Perform test whether a number is a prime using command-line `factor`

utility.

Check the number `809`

.

$ factor 809 | awk 'NF==2 { check="is a" } NF>2 { check="is not a" } { print $1 " " check " prime number" }'

809: is a prime number

Check the range of numbers between `30200`

and `30225`

.

$ factor $(seq 30200 30225) | awk 'NF==2 { check="is a" } NF>2 { check="is not a" } { print $1 " " check " prime number" }'

30200: is not a prime number 30201: is not a prime number 30202: is not a prime number 30203: is a prime number 30204: is not a prime number 30205: is not a prime number 30206: is not a prime number 30207: is not a prime number 30208: is not a prime number 30209: is not a prime number 30210: is not a prime number 30211: is a prime number 30212: is not a prime number 30213: is not a prime number 30214: is not a prime number 30215: is not a prime number 30216: is not a prime number 30217: is not a prime number 30218: is not a prime number 30219: is not a prime number 30220: is not a prime number 30221: is not a prime number 30222: is not a prime number 30223: is a prime number 30224: is not a prime number 30225: is not a prime number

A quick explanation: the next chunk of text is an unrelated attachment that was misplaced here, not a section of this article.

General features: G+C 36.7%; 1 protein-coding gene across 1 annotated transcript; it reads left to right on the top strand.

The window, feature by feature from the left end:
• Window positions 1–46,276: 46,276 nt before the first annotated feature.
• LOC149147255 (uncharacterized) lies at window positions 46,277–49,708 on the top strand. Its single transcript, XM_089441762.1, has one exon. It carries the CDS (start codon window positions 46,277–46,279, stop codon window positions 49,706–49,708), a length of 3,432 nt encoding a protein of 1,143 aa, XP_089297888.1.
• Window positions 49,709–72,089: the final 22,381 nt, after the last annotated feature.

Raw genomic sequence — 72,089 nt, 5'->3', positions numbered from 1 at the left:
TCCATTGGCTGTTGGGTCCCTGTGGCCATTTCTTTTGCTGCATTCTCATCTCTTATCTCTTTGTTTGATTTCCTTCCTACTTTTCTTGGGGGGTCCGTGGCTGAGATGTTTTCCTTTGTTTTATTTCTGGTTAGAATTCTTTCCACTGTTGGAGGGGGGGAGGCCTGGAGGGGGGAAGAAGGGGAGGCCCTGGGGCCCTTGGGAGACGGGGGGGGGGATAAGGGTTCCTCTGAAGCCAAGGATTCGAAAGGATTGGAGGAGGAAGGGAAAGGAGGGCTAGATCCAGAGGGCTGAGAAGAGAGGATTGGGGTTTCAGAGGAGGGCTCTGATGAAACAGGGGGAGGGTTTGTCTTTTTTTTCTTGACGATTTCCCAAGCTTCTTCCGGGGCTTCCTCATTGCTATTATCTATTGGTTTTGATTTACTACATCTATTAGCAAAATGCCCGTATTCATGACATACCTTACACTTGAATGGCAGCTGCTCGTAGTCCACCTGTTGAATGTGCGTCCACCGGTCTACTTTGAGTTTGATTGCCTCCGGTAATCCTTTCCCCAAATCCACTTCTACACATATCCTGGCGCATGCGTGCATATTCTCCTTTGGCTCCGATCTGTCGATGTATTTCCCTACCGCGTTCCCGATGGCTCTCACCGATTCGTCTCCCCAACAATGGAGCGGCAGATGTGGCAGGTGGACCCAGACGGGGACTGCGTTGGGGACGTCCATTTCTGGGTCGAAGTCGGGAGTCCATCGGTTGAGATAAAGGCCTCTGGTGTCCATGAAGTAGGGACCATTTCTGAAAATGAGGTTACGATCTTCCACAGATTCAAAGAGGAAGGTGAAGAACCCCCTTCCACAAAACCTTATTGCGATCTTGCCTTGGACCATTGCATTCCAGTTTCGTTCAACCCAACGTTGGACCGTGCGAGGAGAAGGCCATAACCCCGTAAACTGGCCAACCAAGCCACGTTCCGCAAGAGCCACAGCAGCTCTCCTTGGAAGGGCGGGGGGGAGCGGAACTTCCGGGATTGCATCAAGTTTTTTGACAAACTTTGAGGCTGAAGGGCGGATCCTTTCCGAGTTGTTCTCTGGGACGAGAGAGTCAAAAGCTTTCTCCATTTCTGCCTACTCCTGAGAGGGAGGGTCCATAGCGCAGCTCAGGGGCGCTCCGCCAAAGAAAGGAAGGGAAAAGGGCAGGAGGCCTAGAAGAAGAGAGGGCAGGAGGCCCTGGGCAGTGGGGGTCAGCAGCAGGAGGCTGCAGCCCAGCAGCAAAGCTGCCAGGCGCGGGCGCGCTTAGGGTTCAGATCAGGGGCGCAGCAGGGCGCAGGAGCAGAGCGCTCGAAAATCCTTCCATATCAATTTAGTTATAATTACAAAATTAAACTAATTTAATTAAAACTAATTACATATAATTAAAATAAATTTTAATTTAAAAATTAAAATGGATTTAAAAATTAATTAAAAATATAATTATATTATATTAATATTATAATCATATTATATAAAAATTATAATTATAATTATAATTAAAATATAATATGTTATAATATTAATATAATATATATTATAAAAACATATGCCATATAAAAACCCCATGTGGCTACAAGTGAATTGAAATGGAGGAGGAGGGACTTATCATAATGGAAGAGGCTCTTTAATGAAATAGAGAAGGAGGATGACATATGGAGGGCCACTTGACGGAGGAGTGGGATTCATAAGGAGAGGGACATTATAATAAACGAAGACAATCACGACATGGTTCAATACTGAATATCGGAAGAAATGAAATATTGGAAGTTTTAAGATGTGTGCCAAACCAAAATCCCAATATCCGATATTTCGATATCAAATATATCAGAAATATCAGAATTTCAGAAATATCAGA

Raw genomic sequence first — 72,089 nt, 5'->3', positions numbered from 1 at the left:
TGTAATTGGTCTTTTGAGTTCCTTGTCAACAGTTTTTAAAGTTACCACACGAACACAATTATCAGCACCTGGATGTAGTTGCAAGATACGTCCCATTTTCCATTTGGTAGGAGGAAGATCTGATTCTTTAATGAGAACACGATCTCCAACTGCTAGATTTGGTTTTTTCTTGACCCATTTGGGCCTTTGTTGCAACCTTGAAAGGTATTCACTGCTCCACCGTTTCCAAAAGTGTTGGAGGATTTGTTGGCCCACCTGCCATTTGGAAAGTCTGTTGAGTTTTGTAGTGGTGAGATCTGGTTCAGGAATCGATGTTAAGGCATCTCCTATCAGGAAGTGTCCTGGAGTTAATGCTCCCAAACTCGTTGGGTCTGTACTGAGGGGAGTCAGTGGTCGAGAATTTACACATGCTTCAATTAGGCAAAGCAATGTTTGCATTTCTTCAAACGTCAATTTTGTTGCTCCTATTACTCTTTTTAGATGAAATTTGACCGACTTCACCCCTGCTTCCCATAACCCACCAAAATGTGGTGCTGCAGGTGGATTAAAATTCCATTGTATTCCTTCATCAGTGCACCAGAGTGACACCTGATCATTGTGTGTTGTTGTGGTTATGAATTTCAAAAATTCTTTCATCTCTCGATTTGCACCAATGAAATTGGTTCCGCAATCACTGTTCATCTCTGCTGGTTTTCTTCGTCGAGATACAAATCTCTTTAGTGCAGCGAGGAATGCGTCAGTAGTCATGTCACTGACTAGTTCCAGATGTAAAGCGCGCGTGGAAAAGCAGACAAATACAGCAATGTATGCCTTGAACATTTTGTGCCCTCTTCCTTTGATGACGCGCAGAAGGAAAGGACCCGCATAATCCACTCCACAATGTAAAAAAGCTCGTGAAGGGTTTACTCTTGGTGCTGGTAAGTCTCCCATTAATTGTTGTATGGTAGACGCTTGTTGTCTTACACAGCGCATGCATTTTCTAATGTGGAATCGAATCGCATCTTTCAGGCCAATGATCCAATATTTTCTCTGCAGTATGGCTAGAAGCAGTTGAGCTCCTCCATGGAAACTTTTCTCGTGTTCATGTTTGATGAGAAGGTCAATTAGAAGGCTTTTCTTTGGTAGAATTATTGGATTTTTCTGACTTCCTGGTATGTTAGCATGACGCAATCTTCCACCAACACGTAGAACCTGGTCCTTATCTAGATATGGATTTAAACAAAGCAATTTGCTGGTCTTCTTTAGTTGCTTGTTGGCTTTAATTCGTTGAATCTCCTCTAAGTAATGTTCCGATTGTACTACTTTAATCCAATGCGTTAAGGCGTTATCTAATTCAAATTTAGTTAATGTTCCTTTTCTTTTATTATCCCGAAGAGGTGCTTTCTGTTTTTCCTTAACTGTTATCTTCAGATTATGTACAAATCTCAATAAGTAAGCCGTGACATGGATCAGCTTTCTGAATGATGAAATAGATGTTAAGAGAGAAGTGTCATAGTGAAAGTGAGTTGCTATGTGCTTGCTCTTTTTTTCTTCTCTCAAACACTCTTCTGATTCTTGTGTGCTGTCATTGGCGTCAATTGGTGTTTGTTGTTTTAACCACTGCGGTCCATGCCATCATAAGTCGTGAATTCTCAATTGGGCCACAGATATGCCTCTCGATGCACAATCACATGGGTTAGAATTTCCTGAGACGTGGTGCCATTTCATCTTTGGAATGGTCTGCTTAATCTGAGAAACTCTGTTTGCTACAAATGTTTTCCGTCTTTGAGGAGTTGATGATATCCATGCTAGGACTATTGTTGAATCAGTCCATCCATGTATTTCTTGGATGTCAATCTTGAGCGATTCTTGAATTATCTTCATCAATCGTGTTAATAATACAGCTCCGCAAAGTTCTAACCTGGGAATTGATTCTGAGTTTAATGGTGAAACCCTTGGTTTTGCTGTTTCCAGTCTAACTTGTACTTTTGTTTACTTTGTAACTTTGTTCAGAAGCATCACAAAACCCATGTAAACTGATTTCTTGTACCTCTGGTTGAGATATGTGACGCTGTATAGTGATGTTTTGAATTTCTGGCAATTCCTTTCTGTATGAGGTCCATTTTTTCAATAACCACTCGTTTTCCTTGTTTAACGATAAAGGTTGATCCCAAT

Display primes in the range of numbers between `100`

and `120`

.

$ factor $(seq 100 120) | awk 'NF==2 { print substr($1, 1, length($1)-1) }'

101 103 107 109 113

Display primes in the range of numbers between `1`

and `10`

using `for`

loop.

$ for i in $(seq 1 10); do factor $i | awk 'NF==2 { print substr($1, 1, length($1)-1) }'; done

This is the slowest solution and susceptible to the situation in which you can exceed command length, so I suggest to use previous ones.